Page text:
Forty-three Washington workers to be honored for saving lives on the job
TUMWATER — Many heroes don’t train, practice or plan to be lifesavers, yet when the need unexpectedly arises, often there are people willing to charge in and help.
On Sept. 25, the Washington State Department of Labor & Industries and the Governor’s Industrial Safety & Health Board will honor 43 heroic Washington workers during the Governor’s Industrial Safety and Health Conference in Tacoma.
One of this year’s recipients is a King County Metro Transit bus operator who was shot during an active-shooter situation but still managed to drive his passengers to safety. Another is a kindergarten teacher who helped save a student who became ill and stopped breathing.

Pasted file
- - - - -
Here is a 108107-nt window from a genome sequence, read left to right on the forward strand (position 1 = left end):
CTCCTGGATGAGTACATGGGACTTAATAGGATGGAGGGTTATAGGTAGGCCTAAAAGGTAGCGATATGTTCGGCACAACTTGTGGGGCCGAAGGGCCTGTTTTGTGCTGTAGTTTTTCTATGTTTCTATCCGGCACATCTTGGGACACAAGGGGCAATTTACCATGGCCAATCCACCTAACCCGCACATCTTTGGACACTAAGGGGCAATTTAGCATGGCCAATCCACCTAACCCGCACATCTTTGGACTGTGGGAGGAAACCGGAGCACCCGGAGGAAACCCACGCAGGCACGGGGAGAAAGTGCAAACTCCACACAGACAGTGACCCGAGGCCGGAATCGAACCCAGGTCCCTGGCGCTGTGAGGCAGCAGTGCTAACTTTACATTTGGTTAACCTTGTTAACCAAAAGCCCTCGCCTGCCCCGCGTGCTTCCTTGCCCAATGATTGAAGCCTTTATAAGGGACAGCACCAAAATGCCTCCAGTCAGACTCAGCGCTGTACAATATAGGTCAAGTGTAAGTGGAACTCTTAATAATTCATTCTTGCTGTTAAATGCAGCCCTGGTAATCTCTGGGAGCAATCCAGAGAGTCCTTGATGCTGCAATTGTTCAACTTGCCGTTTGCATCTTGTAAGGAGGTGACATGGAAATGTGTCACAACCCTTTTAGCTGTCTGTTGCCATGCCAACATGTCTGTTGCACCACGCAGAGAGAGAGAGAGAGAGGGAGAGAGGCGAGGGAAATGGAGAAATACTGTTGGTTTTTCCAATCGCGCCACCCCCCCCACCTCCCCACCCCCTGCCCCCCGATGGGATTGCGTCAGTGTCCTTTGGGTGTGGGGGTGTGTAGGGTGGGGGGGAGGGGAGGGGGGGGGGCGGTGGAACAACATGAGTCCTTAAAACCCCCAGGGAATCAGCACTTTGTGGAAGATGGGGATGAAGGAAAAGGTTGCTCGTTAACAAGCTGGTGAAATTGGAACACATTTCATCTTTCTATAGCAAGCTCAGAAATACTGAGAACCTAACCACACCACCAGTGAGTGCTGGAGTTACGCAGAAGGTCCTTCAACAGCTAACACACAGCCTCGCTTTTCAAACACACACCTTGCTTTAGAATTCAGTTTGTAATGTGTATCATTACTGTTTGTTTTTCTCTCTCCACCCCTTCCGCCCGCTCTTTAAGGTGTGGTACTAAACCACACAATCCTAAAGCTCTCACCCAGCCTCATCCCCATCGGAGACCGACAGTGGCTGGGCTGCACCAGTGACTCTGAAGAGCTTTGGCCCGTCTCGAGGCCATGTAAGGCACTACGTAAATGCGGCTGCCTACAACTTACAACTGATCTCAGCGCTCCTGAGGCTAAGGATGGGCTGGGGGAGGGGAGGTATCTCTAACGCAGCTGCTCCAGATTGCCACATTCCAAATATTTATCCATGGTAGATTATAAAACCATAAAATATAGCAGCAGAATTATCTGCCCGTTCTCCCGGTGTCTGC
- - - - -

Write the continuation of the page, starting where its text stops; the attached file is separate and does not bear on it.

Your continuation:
And there’s the case of a transportation maintenance supervisor who discovered a woman, face-down in a creek after being thrown from a crashed car and rescued her. These are just some of the heroes being honored.
Often adults spend many of their waking hours at work. For some, that means needing help from co-workers or strangers when emergencies happen. For others, it means stepping forward and helping save someone’s life during an otherwise normal workday.
The award winners must have performed “hands-on” aid in saving a life. For law enforcement officers, firefighters, emergency medical technicians and other similar professions, the lifesaving action cannot be part of their normal job responsibilities; it must be above and beyond the call of duty.
Each of the stories of these workplace heroes is compelling, and each reminds us that there are always unknown heroes in our midst.
KOMO’s Denise Whitaker will present the awards during the opening ceremonies of the annual Governor’s Industrial Safety and Health Conference, starting at 8 a.m. Wednesday, Sept. 25, at the Tacoma Convention Center. The conference takes place Wednesday and Thursday.
Frank Ameduri, L&I Public Affairs, 360-902-5413.